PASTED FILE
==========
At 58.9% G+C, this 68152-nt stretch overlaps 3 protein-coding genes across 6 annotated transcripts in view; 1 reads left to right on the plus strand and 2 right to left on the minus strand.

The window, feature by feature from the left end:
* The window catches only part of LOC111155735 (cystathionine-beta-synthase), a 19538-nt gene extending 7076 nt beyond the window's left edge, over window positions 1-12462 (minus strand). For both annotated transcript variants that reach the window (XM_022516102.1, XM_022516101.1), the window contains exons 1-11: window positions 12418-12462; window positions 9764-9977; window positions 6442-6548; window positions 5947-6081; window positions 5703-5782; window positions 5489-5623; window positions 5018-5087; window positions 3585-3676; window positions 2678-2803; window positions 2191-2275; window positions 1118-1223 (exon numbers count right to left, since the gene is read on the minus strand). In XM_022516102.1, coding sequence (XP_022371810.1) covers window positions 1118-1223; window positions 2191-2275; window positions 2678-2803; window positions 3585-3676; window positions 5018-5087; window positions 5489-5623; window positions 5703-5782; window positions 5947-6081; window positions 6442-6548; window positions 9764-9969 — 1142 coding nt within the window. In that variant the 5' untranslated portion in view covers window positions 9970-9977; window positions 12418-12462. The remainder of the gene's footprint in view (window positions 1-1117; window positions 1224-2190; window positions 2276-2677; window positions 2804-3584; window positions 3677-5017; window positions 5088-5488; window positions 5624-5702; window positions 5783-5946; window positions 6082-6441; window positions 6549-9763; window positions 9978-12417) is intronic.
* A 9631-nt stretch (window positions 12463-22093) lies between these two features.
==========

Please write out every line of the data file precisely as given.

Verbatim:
At 58.9% G+C, this 68152-nt stretch overlaps 3 protein-coding genes across 6 annotated transcripts in view; 1 reads left to right on the plus strand and 2 right to left on the minus strand.

The window, feature by feature from the left end:
* The window catches only part of LOC111155735 (cystathionine-beta-synthase), a 19538-nt gene extending 7076 nt beyond the window's left edge, over window positions 1-12462 (minus strand). For both annotated transcript variants that reach the window (XM_022516102.1, XM_022516101.1), the window contains exons 1-11: window positions 12418-12462; window positions 9764-9977; window positions 6442-6548; window positions 5947-6081; window positions 5703-5782; window positions 5489-5623; window positions 5018-5087; window positions 3585-3676; window positions 2678-2803; window positions 2191-2275; window positions 1118-1223 (exon numbers count right to left, since the gene is read on the minus strand). In XM_022516102.1, coding sequence (XP_022371810.1) covers window positions 1118-1223; window positions 2191-2275; window positions 2678-2803; window positions 3585-3676; window positions 5018-5087; window positions 5489-5623; window positions 5703-5782; window positions 5947-6081; window positions 6442-6548; window positions 9764-9969 — 1142 coding nt within the window. In that variant the 5' untranslated portion in view covers window positions 9970-9977; window positions 12418-12462. The remainder of the gene's footprint in view (window positions 1-1117; window positions 1224-2190; window positions 2276-2677; window positions 2804-3584; window positions 3677-5017; window positions 5088-5488; window positions 5624-5702; window positions 5783-5946; window positions 6082-6441; window positions 6549-9763; window positions 9978-12417) is intronic.
* A 9631-nt stretch (window positions 12463-22093) lies between these two features.